13. For protection against particulates, provide: • An atmosphere supplying respirator, or • An air-purifying respirator with HEPA filter under NIOSH CFR Part 11 or with filters certified for particulates under 42 CFR Part 84

  14. NIOSH Requirements 42 CFR Part 84 • On July 10, 1995, 30 CFR 11 was replaced by 42 CFR 84 • Only certifications for nonpowered, air purifying, particulate respirators are affected • Remaining portions of Part 11 incorporated into Part 84 without change • Permits manufacture and sale of Part 11 respirators until July 10, 1998 • Distributors and end users may deplete supplies until inventories are exhausted

  15. Classes of Filters • Old Part 11 used dust, fume, mist classification • Part 84 has 3 classes based on characteristics against oil containing hazards, and 3 classes based on filtering efficiency • Levels of efficiency are 95%, 99%, and 99.97% • Oil resistance categories are N (not resistant), R (resistant), and P (oil proof) • Filters are clearly marked (i.e. N95)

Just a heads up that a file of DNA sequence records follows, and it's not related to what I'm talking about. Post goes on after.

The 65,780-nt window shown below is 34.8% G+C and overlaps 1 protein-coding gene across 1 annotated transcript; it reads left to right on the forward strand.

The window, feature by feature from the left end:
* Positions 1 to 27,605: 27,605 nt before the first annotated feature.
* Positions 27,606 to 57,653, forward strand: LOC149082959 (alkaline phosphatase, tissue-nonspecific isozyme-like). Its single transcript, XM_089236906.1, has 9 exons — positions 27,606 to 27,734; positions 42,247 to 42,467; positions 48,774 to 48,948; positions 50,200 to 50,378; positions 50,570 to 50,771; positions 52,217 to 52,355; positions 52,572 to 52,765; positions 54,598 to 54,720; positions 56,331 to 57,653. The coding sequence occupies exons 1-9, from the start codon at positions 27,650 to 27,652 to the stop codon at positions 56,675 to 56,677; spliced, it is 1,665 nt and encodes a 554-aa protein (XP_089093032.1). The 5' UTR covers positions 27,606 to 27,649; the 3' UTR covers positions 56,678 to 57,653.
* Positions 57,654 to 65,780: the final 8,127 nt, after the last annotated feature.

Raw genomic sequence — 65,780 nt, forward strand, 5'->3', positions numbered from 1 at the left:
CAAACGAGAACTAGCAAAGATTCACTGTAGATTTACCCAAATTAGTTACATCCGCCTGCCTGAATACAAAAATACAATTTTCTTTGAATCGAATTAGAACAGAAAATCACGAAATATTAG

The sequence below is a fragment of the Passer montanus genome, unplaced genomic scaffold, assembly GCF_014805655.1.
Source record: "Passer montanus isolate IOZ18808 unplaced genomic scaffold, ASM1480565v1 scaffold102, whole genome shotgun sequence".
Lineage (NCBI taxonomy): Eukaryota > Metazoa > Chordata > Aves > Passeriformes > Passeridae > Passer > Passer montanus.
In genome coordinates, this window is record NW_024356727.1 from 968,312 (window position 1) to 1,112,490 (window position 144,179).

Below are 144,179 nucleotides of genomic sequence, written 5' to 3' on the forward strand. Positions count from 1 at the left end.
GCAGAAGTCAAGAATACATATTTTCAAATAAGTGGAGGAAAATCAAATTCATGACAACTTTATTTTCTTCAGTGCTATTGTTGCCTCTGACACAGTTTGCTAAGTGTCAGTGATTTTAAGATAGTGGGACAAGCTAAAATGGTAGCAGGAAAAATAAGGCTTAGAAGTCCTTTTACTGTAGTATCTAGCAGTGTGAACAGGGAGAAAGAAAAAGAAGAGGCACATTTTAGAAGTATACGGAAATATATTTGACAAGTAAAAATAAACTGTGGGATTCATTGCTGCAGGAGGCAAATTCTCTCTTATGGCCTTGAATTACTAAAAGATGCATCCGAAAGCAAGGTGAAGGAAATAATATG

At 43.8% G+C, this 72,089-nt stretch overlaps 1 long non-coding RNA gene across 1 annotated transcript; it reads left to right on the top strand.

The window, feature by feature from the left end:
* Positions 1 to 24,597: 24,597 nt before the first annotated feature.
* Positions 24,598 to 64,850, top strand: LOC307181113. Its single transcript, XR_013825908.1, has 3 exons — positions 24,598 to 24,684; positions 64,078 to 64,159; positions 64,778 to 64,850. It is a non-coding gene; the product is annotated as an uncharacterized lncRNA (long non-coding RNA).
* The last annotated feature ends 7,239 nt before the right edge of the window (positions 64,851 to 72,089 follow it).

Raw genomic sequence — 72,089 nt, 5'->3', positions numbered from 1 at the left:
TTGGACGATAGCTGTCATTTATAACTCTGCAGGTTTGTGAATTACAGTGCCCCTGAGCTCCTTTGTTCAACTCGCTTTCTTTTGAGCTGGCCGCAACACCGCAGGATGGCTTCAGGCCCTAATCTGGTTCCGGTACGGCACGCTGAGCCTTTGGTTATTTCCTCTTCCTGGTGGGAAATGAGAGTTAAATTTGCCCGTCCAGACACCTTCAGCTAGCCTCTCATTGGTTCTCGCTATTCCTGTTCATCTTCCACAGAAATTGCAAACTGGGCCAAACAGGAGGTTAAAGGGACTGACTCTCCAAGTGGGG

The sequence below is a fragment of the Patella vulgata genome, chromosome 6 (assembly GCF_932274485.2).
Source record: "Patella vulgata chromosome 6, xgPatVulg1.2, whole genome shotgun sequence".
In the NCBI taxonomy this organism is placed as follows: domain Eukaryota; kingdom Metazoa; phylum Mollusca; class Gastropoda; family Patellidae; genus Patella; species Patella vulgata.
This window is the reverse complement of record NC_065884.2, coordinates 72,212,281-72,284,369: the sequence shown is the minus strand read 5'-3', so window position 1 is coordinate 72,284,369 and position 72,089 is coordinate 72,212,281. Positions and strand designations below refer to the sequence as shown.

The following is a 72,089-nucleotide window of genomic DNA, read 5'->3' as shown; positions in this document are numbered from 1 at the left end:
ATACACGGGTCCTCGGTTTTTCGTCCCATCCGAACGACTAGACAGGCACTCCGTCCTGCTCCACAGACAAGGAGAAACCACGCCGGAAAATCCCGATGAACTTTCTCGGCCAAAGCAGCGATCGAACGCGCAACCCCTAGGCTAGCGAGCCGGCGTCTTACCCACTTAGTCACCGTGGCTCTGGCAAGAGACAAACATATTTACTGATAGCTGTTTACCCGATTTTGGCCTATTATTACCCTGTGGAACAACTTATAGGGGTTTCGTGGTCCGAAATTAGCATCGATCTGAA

16. Selection of N, R, or P • If no oil present, use either N, P, or R • If oil particles are present, use only R or P • If oil present and respirator used for more than 1 shift, use only P

  17. Selection of filter efficiency • Must consider overall respirator performance needed • Calculate hazard grade ( exposure/limit) • Must know protection factor of respirator • Example • Half mask with HEPA - protection factor is 10 • Half mask with N95 - protection factor is 100/10 +5 = 6.6 • Full face with N 95 - protection factor is 100/2+5 = 14.2 • N95 with half mask suitable for many conditions with hazard grade below 6.

  18. Medical Evaluation • Must be done before fit testing and use to determine users ability to wear respirator • Identify a PLHCP (physician or other licensed health care provider) to perform evaluations using the questionnaire or other examination which obtains information • Appendix C Part A questionnaire • Follow up exam required if positive response to any question of questions 1-8 in section 2 • Annual review required